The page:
Update on the commemorative orange crosswalk to honour Indigenous communities affected by the residential school system
On Saturday, Oct. 30, a special ceremony was held at the Esplanade in Pickering behind City Hall. The City inaugurated the opening of a specially painted crosswalk adjacent to City Hall, dedicated to the Indigenous of the region.
Indigenous sang tribal songs and played traditional music to commemorate the history and culture of the Indigenous of the area.
Guest speaker, Chief Grey Cloud, with tongue in cheek, renamed himself ‘Chief Long Wind,’ as he was long-winded in recounting his story about the Seven Feathers.
The Seven Feathers
The Indigenous honour the natural world around them, Mother Earth, the God of the Lake, and they also pay respect to the elders of their community, the present ones and those from the past. In so honouring the elders of the past, Chief Grey Cloud explained the story behind the Seven Feathers.
In the story, a boy was led by his Grandfather on a walk-around the region to learn about his ancestors and his culture. The Grandfather then told the lad the story behind the Seven Feathers. Each feather represented an elder of the community of long ago. Each feather represented a value that the boy should learn explained the Grandfather.
Grandfather of Love
Learn to hold family and community members close to your heart always;
Grandfather of Respect
Care and honour every member of the community;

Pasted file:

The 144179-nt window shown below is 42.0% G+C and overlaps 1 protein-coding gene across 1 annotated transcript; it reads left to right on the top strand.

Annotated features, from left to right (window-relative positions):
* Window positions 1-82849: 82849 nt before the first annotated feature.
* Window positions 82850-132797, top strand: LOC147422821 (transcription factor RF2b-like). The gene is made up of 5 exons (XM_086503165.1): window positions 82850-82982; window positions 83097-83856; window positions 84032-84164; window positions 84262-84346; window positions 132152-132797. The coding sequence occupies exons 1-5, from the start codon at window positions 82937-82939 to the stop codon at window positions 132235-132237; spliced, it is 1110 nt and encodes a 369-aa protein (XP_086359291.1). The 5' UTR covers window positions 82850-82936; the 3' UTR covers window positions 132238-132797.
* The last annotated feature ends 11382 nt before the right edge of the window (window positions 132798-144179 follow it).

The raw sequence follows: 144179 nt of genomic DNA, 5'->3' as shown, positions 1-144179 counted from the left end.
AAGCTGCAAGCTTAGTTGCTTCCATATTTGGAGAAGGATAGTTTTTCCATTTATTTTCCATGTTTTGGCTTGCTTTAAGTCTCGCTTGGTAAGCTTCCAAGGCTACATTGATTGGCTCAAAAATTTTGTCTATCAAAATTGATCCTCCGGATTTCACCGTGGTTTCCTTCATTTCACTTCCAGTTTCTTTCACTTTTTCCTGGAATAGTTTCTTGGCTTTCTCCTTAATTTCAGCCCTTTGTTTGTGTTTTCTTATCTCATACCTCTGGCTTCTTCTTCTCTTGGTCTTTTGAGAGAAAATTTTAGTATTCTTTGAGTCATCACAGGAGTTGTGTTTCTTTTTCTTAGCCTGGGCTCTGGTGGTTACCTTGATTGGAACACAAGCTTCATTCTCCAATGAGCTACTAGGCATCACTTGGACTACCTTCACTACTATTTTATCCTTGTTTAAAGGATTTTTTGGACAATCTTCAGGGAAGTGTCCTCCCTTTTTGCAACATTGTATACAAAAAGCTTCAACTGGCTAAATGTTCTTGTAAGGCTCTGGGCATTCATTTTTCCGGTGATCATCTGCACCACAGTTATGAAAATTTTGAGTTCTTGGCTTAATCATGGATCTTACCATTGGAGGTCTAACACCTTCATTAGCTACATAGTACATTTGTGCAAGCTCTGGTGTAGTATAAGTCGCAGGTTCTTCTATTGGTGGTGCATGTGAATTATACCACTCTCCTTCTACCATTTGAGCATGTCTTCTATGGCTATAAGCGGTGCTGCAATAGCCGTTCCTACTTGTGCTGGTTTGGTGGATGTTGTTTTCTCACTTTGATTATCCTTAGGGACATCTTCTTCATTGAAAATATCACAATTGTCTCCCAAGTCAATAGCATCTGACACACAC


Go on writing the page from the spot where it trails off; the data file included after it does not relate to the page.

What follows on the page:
Grandfather of Honesty
Learn the proper values of the community and abide by them;
Grandfather of Bravery
Be courageous and live life with courage in face of challenges;
Grandfather of Truth
Live life honouring reality, truth and the real world around you;
Grandfather of Humility
Be humble duly honouring your world, your culture and your community;
Grandfather of Wisdom
See knowledge in order to live a better life always.
The feathers represent the values of the Indigenous community, values by which each member strives to live, values to which we all should subscribe.
The crosswalk painting began to disintegrate days later, the likely cause, the deeply soaked pavement subjected to days and days of rainfall. The City responded immediately with an announcement:
The City of Pickering is disheartened to announce that the multiple coats of paint used for the commemorative orange crosswalk have not been able to properly cure and adhere to the pavement, due to the consistent cold and rainy weather experienced over the last two weeks of October.
This resulted in significant deterioration of the surface since opening to pedestrian and vehicle traffic, and as such, the crosswalk will be temporarily removed and restored in Spring 2022. This decision was made in consultation with members of the Indigenous Relationship Building Circle, and we have committed to installing temporary weather-proof signage near the original crosswalk in an effort to continue to educate the public about the initiative.
On October 30, 2021, the City of Pickering unveiled a commemorative orange crosswalk in honour of Indigenous communities affected by the residential school system.
The first of its kind in Durham Region, the commemorative crosswalk was located at Valley Farm Road and the Esplanade North, and developed through a collaborative effort between the City of Pickering and the Indigenous Relationship Building Circle (IRBC) to honour the lost Indigenous children, survivors, their families, and communities affected by the residential school system.
Indigenous residents painted seven feathers on the crosswalk to reflect the Seven Grandfather Teachings (Love, Respect, Bravery, Honesty, Wisdom, Humility, and Truth).
This crosswalk reaffirms a community-wide commitment to advance reconciliation. Learn more at LetsTalkPickering.ca/IRBC.